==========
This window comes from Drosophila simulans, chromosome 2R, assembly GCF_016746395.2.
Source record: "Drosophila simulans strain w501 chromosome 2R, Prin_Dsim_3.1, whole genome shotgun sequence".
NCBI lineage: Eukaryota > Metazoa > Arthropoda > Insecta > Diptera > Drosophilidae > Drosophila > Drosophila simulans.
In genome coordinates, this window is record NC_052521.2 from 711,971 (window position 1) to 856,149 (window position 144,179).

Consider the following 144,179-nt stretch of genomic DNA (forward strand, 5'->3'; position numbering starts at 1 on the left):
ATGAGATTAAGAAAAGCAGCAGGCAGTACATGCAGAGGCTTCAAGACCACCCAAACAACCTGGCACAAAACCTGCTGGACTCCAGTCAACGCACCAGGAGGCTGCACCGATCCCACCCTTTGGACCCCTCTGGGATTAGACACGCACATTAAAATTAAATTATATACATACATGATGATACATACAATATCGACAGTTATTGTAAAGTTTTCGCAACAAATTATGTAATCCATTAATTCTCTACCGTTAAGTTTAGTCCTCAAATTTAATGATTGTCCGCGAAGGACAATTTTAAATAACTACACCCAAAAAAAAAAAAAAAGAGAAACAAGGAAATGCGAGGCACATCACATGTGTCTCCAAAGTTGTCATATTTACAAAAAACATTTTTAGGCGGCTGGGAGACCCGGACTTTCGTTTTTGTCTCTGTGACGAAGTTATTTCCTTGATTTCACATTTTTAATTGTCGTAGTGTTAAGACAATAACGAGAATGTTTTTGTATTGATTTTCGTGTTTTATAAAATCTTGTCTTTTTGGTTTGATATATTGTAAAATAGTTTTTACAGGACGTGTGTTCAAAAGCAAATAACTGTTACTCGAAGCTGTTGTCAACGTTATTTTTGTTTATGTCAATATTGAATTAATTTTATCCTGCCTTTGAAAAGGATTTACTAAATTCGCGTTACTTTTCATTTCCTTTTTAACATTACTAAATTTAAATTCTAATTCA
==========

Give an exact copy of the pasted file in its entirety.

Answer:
This window comes from Drosophila simulans, chromosome 2R, assembly GCF_016746395.2.
Source record: "Drosophila simulans strain w501 chromosome 2R, Prin_Dsim_3.1, whole genome shotgun sequence".
NCBI lineage: Eukaryota > Metazoa > Arthropoda > Insecta > Diptera > Drosophilidae > Drosophila > Drosophila simulans.
In genome coordinates, this window is record NC_052521.2 from 711,971 (window position 1) to 856,149 (window position 144,179).

Consider the following 144,179-nt stretch of genomic DNA (forward strand, 5'->3'; position numbering starts at 1 on the left):
ATGAGATTAAGAAAAGCAGCAGGCAGTACATGCAGAGGCTTCAAGACCACCCAAACAACCTGGCACAAAACCTGCTGGACTCCAGTCAACGCACCAGGAGGCTGCACCGATCCCACCCTTTGGACCCCTCTGGGATTAGACACGCACATTAAAATTAAATTATATACATACATGATGATACATACAATATCGACAGTTATTGTAAAGTTTTCGCAACAAATTATGTAATCCATTAATTCTCTACCGTTAAGTTTAGTCCTCAAATTTAATGATTGTCCGCGAAGGACAATTTTAAATAACTACACCCAAAAAAAAAAAAAAAGAGAAACAAGGAAATGCGAGGCACATCACATGTGTCTCCAAAGTTGTCATATTTACAAAAAACATTTTTAGGCGGCTGGGAGACCCGGACTTTCGTTTTTGTCTCTGTGACGAAGTTATTTCCTTGATTTCACATTTTTAATTGTCGTAGTGTTAAGACAATAACGAGAATGTTTTTGTATTGATTTTCGTGTTTTATAAAATCTTGTCTTTTTGGTTTGATATATTGTAAAATAGTTTTTACAGGACGTGTGTTCAAAAGCAAATAACTGTTACTCGAAGCTGTTGTCAACGTTATTTTTGTTTATGTCAATATTGAATTAATTTTATCCTGCCTTTGAAAAGGATTTACTAAATTCGCGTTACTTTTCATTTCCTTTTTAACATTACTAAATTTAAATTCTAATTCA